Has he officially contacted the Bruins about a front office gig?
“Oh no, I haven’t talked to anybody about that,” Mark Recchi. “We’ve been having too much fun.”
|Seidenberg ties it up at 1-1 in the first period||05.14.09 at 8:12 pm ET|
19:40: Quick shot from Joni Pitkanen at the left point on Tim Thomas. Glove save with some pushing and shoving afterward. The crowd is appropriately crazy tonight.
18:15: Couple of quick shots by Dennis Wideman from the right point, and a nifty little curl-and-drag move by David Krejci after he shook of a check behind the net. Krejci looks sharp tonight.
17:05: Solid defense by Aaron Ward during a potential one-on-one between him and Eric Staal coming down the left side. Ward didn’t back off and Staal’s shot bounced off his right skate and away from danger.
14:57: Tuomo Ruutu with another tester from well beyond the left faceoff dot with Ryan Bayda bearing down on Tim Thomas. Tank made the save cleanly before Bayda could get to the cage. The Canes are pushing a constant flow of bodies at the Boston net in the early going. The early flow of this game has a Carolina advantage to it.
12:18: This place just went nut. Byron Bitz with his first career playoff goal. A Dennis Wideman blast from the high slot missed wide left of the net and then caromed back out in front. Krejci missed the puck as he went for it at the left post, but Bitz picked the puck clean out of the traffic and fired the shot into the open net. Bitz followed the goal with a Stanley Cup primal roar that any Bruin would be proud of.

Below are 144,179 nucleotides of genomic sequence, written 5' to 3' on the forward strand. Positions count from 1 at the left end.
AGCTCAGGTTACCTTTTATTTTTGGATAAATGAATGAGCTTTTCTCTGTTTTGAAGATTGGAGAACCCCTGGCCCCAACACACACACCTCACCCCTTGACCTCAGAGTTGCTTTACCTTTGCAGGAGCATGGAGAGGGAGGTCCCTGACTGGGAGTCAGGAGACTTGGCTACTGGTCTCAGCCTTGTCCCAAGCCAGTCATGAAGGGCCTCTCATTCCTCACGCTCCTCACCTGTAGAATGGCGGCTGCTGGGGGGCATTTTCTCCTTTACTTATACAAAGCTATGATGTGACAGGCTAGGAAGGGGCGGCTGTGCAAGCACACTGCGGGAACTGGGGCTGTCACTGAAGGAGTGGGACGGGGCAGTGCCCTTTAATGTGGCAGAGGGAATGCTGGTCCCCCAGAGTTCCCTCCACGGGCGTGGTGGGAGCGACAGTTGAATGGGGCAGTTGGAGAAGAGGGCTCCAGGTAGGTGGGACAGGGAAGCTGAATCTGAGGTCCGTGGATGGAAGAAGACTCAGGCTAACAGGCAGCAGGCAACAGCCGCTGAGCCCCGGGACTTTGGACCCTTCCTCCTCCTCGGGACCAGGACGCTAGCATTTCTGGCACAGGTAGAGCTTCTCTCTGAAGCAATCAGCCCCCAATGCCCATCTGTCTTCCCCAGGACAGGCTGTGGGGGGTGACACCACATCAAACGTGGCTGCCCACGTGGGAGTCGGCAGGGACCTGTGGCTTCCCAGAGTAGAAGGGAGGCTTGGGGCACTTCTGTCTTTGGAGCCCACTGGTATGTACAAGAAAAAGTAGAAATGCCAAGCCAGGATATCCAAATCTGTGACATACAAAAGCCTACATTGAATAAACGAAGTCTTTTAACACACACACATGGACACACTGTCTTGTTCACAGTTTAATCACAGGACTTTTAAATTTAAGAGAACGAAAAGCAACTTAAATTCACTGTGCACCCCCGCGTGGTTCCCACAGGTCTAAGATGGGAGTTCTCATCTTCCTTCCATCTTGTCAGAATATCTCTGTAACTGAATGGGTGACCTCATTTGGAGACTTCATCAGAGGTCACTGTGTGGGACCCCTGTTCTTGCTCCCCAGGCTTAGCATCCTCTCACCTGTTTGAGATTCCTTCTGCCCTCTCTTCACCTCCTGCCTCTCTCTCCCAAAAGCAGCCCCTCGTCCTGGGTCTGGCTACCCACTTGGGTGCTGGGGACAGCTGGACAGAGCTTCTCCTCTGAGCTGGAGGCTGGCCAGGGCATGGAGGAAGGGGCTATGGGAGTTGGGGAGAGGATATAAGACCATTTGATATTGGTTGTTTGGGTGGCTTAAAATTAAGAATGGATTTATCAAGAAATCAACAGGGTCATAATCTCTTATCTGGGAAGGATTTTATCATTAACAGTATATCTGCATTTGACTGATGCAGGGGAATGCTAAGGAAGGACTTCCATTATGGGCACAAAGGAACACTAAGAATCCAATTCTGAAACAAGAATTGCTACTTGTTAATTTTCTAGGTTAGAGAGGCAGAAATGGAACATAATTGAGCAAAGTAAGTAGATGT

9:25: Scott Walker yacking at Patrice Bergeron, Mark Recchi or anybody else that will listen following a Tim Thomas cover-up for a whistle. He’s determined to play the bad guy in the series, but the Bruins aren’t listening – or more importantly, responding – at this point.
BTW, there was definitely a Brutus “The Barber” Beefcake sighting in the TD Banknorth Garden press box tonight. He’s wearing his trademark white Underarmor T-Shirt and his arms are roughly the size of Kansas from end-to-end.